In patients who have experienced Guillain-Barré syndrome within 6 weeks of receiving a previous influenza vaccination, the decision whether to administer the influenza vaccine should be based on careful consideration of potential benefits and risks. For immunocompromised individuals, the immune response to the influenza vaccine may be diminished. It is important to note that the tip caps of the prefilled syringe of Fluvirin contain natural rubber latex, which may cause allergic reactions in latex-sensitive individual. However, the multi-dose vial stopper and the syringe stopper and plunger of the prefilled syringe do not contain latex.61

The most common adverse reactions with Fluvirin are mild hypersensitivity reactions, such as rash, local injection site reactions, and influenza like symptoms.61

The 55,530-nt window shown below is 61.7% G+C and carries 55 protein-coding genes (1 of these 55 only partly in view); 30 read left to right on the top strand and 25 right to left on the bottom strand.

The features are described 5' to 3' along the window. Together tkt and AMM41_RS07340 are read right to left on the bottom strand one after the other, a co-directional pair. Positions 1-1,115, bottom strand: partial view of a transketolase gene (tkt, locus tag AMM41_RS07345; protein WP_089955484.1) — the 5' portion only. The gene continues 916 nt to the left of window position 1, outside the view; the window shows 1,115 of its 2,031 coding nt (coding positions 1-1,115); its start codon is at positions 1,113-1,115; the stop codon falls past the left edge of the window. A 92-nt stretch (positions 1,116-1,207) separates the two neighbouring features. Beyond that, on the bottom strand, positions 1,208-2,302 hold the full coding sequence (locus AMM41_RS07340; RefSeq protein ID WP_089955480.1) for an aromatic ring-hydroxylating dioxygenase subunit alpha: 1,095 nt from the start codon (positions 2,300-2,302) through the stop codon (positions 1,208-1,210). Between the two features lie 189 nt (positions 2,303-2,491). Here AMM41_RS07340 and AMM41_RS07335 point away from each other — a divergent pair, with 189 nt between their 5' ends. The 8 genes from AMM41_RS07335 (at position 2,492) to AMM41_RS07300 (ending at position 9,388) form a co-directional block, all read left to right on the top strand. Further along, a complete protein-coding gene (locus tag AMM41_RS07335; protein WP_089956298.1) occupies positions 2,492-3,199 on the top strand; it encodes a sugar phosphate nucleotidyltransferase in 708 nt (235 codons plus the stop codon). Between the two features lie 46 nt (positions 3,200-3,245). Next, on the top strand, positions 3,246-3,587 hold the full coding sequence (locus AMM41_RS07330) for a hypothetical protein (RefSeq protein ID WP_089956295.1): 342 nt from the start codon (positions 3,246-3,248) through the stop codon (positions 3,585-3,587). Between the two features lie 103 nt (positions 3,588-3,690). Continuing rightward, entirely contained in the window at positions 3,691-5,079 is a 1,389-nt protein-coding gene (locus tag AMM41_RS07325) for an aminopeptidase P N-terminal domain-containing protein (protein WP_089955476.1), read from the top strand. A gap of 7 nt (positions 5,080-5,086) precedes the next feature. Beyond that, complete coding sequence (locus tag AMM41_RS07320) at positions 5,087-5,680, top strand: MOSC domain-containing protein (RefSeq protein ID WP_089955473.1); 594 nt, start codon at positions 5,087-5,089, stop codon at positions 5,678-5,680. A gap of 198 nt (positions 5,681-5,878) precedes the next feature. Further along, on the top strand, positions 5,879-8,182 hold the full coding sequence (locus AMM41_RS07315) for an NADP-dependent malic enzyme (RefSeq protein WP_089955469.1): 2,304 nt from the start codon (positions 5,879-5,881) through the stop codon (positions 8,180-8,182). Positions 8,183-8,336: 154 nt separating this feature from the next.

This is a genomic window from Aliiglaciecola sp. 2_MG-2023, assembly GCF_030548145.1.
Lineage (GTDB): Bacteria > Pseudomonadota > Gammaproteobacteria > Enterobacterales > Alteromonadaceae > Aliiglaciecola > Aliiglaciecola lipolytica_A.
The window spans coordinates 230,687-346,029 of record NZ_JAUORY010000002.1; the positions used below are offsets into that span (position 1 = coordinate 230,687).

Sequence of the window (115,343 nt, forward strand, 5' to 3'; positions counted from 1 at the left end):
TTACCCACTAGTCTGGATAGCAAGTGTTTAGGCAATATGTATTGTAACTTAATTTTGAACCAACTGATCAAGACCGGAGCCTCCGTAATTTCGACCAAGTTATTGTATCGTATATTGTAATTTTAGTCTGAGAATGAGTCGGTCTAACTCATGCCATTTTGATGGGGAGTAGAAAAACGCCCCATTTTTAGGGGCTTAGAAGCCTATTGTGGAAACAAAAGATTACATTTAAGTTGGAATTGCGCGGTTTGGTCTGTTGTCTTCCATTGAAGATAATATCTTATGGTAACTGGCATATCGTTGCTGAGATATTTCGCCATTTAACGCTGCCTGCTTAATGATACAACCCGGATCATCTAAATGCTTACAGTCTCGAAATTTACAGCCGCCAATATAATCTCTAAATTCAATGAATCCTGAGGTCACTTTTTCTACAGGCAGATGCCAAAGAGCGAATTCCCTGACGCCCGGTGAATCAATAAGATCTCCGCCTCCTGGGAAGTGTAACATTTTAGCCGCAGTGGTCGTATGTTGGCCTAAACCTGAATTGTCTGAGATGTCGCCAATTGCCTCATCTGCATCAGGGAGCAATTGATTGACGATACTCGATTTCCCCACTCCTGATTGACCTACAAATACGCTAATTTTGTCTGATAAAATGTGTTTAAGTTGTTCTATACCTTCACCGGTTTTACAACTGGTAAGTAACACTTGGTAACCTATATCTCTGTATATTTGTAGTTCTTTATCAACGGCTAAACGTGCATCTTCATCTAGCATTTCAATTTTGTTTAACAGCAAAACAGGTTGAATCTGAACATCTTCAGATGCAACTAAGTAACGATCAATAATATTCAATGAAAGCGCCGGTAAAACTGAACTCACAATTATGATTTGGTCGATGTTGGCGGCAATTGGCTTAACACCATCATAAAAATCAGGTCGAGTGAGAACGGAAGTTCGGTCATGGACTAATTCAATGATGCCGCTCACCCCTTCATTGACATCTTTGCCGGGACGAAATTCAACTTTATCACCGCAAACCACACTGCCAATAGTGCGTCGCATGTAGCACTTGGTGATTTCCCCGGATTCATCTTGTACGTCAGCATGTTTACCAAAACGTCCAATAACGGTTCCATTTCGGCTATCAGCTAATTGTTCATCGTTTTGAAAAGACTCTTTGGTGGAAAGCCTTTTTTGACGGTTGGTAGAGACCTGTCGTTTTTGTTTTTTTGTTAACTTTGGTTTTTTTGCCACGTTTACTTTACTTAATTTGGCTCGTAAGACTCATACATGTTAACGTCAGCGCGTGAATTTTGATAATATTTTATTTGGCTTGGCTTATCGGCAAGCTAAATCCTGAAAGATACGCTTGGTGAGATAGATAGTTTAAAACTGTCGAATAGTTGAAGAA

Use of Fluvirin is contraindicated in patients who have experienced a severe allergic reaction to any component of the vaccine, including egg protein, and in patients who have experienced a severe allergic reaction to a previous dose of any influenza vaccine. The prefilled syringe form of Fluvirin is formulated without a preservative, but contains a trace amount of thimerosal required to manufacture the product (≤1 mcg mercury per dose). Multi-dose vials contain thimerosal as a preservative in an amount equivalent to 25 mcg of mercury per 0.5-mL dose.61

Inactive components of each 0.5-mL dose of Fluvirin include ovalbumin (≤1 mcg), polymyxin (≤3.75 mcg), neomycin (≤2.5 mcg), beta-propiolactone (≤0.5 mcg), and nonylphenol ethoxylate (≤0.015% w/v).61

Fluzone High-Dose

Fluzone High-Dose by Sanofi Pasteur is a trivalent, inactivated influenza vaccine for intramuscular injection. This formulation was approved in the United States for the first time in 2009 and is approved for prevention of influenza subtypes A and B in persons aged 65 years and older for the 2016-2017 season. Fluzone High-Dose is available only as a 0.5-mL prefilled syringe.62